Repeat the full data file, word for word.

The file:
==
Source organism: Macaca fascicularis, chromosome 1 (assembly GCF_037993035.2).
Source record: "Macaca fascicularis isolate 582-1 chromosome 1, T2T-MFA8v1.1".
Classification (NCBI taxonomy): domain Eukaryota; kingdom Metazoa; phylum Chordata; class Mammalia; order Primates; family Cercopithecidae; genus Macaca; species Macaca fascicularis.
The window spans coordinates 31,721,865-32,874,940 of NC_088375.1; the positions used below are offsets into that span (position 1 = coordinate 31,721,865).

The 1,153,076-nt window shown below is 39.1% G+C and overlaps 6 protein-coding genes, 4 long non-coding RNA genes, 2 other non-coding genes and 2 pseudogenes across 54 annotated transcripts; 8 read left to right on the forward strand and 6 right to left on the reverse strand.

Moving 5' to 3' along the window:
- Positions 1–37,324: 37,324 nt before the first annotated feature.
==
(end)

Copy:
Source organism: Macaca fascicularis, chromosome 1 (assembly GCF_037993035.2).
Source record: "Macaca fascicularis isolate 582-1 chromosome 1, T2T-MFA8v1.1".
Classification (NCBI taxonomy): domain Eukaryota; kingdom Metazoa; phylum Chordata; class Mammalia; order Primates; family Cercopithecidae; genus Macaca; species Macaca fascicularis.
The window spans coordinates 31,721,865-32,874,940 of NC_088375.1; the positions used below are offsets into that span (position 1 = coordinate 31,721,865).

The 1,153,076-nt window shown below is 39.1% G+C and overlaps 6 protein-coding genes, 4 long non-coding RNA genes, 2 other non-coding genes and 2 pseudogenes across 54 annotated transcripts; 8 read left to right on the forward strand and 6 right to left on the reverse strand.

Moving 5' to 3' along the window:
- Positions 1–37,324: 37,324 nt before the first annotated feature.